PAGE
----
In 1933, as America languishes over the Great Depression, vaudeville actress and New Yorker, Ann Darrow finds herself scrimping for work. Unwilling to compromise and submit to a career as a burlesque dancer, she peruses the streets of Manhattan looking for some kind of respectable employment. But sadly, nothing is to be found. And in an act of desperation, she tries to steal an apple from a local fruit vendor. Although she gets caught, she is saved by the generosity of Carl Denham, a struggling filmmaker in search of a leading lady for his most recent and unfinished film. Says Denham, "Somewhere out there is a woman born to play this role...a woman who will journey into the heart of the unknown...toward a fateful meeting that changes everything." In Denham's eyes, that woman is Darrow. So, he quickly pays the vendor and wines and dines her hoping that she will join he and his crew aboard the S.S. Venture on their way to Singapore to finish the film. Although Darrow is reluctant of the raconteur at first, she eventually agrees when she realizes that her favorite playwright, Jack Driscoll, will also be along for the ride.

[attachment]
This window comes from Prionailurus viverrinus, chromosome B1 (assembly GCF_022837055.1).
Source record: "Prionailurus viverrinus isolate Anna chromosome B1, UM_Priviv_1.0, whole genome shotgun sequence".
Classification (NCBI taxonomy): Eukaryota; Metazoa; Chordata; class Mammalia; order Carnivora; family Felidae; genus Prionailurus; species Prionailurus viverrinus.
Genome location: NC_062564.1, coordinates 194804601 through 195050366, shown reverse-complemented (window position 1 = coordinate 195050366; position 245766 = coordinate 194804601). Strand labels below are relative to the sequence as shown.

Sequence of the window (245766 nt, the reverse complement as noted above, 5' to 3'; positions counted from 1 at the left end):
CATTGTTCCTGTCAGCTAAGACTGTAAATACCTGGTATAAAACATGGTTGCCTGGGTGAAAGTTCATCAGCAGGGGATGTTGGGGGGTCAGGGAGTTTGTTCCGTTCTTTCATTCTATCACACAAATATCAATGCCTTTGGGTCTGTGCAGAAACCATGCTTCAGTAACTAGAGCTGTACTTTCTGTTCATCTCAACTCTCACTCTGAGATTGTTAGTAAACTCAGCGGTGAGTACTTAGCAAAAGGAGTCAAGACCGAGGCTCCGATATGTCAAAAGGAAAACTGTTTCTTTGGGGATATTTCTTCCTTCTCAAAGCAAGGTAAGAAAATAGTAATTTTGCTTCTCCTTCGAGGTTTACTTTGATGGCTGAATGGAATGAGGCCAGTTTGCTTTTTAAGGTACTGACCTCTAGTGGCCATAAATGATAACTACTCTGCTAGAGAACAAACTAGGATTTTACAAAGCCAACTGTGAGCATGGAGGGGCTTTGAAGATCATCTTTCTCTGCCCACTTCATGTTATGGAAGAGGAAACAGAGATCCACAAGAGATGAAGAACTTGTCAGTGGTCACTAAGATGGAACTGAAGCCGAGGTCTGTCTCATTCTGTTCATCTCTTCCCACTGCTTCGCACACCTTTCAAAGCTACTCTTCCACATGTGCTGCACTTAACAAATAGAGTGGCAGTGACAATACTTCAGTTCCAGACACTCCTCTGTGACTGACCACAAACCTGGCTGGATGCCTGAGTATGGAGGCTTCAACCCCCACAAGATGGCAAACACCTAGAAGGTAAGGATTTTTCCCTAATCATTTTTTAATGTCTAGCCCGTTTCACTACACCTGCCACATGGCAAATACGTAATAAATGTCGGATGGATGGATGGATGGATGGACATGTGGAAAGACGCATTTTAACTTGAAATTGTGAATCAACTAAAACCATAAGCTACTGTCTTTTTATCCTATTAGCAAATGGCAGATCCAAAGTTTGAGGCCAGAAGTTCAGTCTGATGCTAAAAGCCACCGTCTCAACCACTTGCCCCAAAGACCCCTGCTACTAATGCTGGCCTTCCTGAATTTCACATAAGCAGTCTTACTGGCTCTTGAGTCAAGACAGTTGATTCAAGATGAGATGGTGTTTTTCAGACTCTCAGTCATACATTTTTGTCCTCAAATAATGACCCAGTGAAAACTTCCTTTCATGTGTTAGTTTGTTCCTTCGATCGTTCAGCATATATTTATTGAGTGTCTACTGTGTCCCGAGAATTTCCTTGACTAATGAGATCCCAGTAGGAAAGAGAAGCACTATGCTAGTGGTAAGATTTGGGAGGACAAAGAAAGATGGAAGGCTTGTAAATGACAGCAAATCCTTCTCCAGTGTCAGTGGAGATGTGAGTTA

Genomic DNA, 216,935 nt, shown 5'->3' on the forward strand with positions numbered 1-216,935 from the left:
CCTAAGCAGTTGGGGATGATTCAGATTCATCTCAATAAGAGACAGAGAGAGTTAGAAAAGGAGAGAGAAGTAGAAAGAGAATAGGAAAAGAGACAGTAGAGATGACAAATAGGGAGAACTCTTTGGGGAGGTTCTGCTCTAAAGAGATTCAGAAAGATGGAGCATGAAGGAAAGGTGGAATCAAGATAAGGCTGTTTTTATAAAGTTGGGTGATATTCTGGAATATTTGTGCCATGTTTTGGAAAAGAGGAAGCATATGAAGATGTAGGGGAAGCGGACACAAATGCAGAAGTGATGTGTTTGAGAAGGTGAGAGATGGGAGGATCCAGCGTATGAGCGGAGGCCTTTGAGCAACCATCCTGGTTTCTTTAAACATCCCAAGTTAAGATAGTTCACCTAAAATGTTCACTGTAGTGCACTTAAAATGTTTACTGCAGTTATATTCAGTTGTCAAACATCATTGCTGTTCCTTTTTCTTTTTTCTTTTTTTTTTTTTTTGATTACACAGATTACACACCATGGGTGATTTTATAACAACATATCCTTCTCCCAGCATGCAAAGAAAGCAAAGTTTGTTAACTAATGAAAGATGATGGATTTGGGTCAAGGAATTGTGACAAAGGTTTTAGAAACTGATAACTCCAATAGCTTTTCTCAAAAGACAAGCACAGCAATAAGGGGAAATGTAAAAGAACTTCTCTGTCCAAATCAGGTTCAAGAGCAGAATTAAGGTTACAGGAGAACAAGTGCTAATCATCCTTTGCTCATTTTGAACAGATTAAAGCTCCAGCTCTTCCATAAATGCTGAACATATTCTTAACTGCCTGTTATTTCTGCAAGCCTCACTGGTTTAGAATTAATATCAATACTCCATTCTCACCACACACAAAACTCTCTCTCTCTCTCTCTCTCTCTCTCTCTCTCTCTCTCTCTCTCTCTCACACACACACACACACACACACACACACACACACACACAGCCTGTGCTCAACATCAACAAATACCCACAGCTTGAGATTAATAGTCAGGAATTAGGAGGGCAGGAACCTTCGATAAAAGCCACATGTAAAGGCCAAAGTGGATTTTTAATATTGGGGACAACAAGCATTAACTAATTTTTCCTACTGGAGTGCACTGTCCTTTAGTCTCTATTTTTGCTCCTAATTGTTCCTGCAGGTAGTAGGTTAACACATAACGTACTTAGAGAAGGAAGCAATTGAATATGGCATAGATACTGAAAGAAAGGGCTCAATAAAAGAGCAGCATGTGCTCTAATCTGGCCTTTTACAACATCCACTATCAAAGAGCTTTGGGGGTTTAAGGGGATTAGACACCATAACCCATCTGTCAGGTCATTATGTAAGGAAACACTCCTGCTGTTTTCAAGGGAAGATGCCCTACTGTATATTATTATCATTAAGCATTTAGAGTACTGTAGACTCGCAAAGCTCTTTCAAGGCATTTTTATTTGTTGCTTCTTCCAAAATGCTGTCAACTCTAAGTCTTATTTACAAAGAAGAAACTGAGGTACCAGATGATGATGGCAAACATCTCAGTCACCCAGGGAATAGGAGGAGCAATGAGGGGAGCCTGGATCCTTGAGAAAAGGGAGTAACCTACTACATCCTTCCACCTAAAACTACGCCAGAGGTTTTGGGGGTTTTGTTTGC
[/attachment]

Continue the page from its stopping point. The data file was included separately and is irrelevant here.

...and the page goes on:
Of course, Denham has no intention of going to Singapore. In dire financial straits himself, he changes the ship's course, opting for the illusive Skull Island, a location so obscure and mysterious, it's bound to make him famous. Cutting through thick fog and ship splitting rocks, the Venture crashes its way toward the shoreline. And once afoot, the crew sets out to finish their film, but instead, stumbles upon the ancient ruins of an uncivilized tribe. Though they make peaceful gestures, a violent confrontation erupts, and they are fortunate enough to make it back to the ship alive. However, shortly before they cast off, Ann Darrow is kidnapped. And once more, they must valiantly explore the island, this time on a rescue mission. Unbeknownst to them of course are the hidden dangers of the land before time - an island fraught with prehistoric dinosaurs, oversized insects, and one enormous, silverback gorilla known as King Kong.